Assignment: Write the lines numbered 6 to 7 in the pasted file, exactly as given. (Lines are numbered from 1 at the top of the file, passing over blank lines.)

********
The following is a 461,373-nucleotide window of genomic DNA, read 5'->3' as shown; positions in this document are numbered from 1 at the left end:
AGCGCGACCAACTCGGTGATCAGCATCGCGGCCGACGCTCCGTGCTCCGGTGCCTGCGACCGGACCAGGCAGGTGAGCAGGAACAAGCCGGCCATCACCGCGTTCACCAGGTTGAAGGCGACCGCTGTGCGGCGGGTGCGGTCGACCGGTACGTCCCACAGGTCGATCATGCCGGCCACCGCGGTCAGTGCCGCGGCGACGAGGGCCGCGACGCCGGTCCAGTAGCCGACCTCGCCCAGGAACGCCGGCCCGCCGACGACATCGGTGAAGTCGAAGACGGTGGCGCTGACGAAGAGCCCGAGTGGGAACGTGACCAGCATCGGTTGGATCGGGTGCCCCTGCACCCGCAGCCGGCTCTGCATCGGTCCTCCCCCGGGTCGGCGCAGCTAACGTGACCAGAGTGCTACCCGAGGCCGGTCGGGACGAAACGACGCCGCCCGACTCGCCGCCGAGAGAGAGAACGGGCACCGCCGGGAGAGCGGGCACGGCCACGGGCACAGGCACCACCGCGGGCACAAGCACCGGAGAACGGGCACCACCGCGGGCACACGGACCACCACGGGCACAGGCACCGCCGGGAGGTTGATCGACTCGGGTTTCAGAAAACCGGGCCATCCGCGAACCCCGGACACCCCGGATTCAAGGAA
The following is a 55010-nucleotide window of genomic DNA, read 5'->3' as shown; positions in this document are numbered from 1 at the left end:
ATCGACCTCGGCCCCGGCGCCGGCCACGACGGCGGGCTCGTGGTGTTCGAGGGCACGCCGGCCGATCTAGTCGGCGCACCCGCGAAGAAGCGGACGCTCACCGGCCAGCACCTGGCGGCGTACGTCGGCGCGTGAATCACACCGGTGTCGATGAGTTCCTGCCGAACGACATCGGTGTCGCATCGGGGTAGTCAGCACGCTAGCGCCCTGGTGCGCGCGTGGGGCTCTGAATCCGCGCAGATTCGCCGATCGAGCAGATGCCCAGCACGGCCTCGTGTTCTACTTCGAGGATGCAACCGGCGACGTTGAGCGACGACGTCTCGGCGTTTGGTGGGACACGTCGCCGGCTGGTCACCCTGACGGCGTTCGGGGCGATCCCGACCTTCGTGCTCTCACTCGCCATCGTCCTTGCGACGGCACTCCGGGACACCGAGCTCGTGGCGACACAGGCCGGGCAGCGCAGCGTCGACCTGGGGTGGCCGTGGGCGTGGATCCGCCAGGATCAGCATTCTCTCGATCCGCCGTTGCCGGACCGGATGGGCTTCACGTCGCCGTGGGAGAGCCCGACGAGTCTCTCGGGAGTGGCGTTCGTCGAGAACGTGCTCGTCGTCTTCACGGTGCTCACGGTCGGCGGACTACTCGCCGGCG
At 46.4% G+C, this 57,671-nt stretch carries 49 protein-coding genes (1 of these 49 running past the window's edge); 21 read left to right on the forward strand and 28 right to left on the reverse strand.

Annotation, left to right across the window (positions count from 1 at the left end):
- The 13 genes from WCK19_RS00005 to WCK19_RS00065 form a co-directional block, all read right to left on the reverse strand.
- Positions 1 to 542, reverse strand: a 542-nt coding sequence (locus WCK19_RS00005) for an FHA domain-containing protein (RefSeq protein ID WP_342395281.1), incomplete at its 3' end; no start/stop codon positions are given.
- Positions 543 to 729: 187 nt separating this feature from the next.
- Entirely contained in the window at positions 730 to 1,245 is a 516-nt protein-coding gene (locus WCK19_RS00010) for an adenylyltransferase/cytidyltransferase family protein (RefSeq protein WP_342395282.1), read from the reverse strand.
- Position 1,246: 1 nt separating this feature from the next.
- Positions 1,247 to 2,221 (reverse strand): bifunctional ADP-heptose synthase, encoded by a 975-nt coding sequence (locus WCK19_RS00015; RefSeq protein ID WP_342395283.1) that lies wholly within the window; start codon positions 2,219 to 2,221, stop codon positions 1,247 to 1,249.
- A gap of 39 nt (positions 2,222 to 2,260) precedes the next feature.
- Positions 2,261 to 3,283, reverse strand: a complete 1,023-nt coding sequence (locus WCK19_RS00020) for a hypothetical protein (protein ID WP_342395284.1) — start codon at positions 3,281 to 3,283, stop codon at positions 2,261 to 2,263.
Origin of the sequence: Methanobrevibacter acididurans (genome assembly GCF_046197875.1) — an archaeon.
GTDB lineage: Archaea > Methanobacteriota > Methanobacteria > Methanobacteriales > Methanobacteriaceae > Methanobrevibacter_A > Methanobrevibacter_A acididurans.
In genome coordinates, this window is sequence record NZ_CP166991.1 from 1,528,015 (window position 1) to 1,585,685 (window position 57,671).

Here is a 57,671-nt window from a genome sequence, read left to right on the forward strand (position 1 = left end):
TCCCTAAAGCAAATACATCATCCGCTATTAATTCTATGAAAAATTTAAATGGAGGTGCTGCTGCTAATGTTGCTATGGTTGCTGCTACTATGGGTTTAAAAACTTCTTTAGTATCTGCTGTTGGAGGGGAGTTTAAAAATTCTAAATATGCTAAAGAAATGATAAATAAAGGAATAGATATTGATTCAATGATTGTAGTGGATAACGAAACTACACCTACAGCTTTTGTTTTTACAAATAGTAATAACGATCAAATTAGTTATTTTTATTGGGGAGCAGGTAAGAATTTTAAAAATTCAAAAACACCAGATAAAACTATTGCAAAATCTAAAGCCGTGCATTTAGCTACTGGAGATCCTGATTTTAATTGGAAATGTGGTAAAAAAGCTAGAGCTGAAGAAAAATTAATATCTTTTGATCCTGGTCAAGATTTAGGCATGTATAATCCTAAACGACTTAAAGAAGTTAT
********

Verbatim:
Annotation, left to right across the window (positions count from 1 at the left end):
- The 13 genes from WCK19_RS00005 to WCK19_RS00065 form a co-directional block, all read right to left on the reverse strand.